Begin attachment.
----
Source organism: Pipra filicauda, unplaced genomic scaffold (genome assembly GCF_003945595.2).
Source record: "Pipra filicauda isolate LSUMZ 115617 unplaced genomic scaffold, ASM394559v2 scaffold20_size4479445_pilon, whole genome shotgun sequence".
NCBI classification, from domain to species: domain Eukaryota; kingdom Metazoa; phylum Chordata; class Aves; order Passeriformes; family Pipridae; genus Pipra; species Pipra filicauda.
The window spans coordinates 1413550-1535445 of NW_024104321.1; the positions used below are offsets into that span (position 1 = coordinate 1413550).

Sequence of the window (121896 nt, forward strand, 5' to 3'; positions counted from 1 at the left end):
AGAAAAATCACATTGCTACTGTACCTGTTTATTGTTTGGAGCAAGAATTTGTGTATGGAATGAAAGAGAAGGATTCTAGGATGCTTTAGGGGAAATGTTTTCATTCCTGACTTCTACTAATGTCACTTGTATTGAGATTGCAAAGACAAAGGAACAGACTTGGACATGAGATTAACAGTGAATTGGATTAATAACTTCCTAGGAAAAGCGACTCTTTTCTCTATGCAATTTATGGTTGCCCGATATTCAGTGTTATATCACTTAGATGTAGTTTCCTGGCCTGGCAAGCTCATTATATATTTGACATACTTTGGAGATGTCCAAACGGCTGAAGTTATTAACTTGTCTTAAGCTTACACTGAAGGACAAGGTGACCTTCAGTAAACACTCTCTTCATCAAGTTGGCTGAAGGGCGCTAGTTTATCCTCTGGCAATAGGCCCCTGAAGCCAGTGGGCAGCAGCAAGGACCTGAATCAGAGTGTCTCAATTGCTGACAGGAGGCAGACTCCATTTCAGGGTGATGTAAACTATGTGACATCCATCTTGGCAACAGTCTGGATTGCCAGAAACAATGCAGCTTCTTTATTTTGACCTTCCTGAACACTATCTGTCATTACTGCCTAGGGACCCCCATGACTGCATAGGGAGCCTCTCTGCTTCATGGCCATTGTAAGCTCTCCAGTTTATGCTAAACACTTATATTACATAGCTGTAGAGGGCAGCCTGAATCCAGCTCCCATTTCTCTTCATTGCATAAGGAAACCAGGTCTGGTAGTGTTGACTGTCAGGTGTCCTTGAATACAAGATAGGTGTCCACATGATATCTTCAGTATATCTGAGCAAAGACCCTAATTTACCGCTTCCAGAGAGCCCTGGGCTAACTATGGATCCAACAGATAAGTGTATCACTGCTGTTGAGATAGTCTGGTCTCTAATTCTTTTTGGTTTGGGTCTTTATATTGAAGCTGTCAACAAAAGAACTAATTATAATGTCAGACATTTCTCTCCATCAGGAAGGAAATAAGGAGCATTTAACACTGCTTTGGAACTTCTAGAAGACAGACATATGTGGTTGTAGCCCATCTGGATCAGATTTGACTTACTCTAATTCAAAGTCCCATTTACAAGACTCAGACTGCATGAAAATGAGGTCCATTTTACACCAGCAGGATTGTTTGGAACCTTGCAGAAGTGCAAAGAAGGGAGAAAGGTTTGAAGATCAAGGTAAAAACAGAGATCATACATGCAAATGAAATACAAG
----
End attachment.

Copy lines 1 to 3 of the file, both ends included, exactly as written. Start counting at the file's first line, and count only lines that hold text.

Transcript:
Source organism: Pipra filicauda, unplaced genomic scaffold (genome assembly GCF_003945595.2).
Source record: "Pipra filicauda isolate LSUMZ 115617 unplaced genomic scaffold, ASM394559v2 scaffold20_size4479445_pilon, whole genome shotgun sequence".
NCBI classification, from domain to species: domain Eukaryota; kingdom Metazoa; phylum Chordata; class Aves; order Passeriformes; family Pipridae; genus Pipra; species Pipra filicauda.